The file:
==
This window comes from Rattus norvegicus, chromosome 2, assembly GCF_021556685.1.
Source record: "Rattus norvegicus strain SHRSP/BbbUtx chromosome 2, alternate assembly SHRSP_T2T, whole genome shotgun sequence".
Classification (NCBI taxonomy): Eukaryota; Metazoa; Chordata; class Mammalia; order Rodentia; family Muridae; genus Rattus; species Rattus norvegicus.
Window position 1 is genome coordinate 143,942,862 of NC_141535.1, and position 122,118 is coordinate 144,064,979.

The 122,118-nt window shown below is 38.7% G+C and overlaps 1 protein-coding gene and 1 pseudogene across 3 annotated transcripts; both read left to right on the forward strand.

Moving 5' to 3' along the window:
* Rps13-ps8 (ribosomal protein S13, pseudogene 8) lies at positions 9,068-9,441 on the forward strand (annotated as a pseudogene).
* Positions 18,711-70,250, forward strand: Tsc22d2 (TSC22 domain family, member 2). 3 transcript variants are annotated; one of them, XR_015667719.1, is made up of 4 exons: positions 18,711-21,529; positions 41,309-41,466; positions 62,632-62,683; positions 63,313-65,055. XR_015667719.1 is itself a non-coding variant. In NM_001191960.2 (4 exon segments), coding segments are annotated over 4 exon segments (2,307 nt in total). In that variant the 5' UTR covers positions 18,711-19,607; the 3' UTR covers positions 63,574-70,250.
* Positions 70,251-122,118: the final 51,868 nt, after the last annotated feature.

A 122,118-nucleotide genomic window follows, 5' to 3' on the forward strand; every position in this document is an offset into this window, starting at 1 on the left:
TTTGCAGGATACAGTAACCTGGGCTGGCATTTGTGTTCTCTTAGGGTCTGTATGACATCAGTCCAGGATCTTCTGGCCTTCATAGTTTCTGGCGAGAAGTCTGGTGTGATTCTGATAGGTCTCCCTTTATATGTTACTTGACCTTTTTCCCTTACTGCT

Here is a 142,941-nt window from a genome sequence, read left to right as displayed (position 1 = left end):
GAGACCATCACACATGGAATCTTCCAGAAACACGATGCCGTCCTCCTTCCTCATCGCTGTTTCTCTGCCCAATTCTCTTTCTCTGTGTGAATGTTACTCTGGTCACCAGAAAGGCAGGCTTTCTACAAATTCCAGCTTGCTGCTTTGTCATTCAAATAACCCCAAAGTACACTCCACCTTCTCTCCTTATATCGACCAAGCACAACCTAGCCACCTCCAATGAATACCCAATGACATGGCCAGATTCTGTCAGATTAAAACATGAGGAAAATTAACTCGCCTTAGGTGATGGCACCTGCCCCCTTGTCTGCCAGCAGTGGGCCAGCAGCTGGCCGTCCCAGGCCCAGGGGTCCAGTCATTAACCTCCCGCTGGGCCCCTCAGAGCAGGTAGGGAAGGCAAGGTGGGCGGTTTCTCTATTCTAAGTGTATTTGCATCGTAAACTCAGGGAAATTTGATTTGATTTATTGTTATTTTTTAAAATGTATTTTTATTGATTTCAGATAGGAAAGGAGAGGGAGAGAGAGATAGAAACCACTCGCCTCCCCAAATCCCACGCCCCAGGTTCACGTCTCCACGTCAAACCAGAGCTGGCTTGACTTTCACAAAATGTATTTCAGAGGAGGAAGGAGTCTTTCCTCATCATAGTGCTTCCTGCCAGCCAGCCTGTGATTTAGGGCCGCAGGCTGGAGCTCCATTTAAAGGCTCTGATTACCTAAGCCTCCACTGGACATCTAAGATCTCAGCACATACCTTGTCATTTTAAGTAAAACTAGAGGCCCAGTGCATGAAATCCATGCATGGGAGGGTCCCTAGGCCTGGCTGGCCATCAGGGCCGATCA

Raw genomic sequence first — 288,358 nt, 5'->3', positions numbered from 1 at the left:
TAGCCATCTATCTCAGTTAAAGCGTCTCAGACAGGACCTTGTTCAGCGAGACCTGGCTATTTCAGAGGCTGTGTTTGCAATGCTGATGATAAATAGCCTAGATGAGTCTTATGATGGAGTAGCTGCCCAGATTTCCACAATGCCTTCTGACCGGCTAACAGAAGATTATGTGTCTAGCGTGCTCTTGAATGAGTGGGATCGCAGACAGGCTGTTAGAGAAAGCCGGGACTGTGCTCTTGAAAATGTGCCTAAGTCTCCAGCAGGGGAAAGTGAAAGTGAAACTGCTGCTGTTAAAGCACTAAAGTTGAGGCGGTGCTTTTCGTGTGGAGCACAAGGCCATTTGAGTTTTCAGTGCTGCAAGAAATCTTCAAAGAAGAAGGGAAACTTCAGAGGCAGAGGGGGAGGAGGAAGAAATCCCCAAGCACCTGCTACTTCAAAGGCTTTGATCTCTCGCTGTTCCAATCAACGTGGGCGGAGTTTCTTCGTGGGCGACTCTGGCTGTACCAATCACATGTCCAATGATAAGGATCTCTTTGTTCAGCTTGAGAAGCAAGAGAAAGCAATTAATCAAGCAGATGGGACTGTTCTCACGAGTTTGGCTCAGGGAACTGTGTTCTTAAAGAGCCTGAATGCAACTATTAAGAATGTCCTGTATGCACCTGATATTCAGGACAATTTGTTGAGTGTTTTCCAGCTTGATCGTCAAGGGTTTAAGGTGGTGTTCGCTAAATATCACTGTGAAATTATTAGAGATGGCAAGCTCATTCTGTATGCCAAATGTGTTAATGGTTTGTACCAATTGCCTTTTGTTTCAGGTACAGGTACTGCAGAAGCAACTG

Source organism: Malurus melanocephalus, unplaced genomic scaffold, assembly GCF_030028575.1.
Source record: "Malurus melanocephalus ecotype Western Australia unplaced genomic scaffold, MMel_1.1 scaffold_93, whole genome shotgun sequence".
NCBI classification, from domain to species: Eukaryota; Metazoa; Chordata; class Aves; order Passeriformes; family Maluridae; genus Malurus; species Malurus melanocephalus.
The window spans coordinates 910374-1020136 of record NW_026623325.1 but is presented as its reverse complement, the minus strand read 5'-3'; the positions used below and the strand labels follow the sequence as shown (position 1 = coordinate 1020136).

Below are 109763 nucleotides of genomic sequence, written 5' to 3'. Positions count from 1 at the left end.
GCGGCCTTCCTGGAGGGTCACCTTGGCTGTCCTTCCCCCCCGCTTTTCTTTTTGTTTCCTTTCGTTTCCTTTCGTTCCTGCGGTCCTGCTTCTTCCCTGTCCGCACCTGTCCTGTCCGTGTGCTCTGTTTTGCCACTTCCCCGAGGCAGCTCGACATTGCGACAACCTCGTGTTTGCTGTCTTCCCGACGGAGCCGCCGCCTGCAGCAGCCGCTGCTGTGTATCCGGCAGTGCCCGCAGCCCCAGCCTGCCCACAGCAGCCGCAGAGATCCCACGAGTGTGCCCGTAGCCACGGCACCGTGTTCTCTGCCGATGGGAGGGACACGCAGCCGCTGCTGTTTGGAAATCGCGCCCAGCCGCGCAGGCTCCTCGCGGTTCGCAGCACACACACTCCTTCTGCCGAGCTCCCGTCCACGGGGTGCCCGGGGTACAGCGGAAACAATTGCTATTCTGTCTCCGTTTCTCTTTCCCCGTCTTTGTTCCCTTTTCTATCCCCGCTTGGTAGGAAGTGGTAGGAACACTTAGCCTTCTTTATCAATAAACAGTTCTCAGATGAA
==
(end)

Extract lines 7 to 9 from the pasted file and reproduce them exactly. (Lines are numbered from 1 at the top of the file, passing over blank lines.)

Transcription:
* Rps13-ps8 (ribosomal protein S13, pseudogene 8) lies at positions 9,068-9,441 on the forward strand (annotated as a pseudogene).
* Positions 18,711-70,250, forward strand: Tsc22d2 (TSC22 domain family, member 2). 3 transcript variants are annotated; one of them, XR_015667719.1, is made up of 4 exons: positions 18,711-21,529; positions 41,309-41,466; positions 62,632-62,683; positions 63,313-65,055. XR_015667719.1 is itself a non-coding variant. In NM_001191960.2 (4 exon segments), coding segments are annotated over 4 exon segments (2,307 nt in total). In that variant the 5' UTR covers positions 18,711-19,607; the 3' UTR covers positions 63,574-70,250.
* Positions 70,251-122,118: the final 51,868 nt, after the last annotated feature.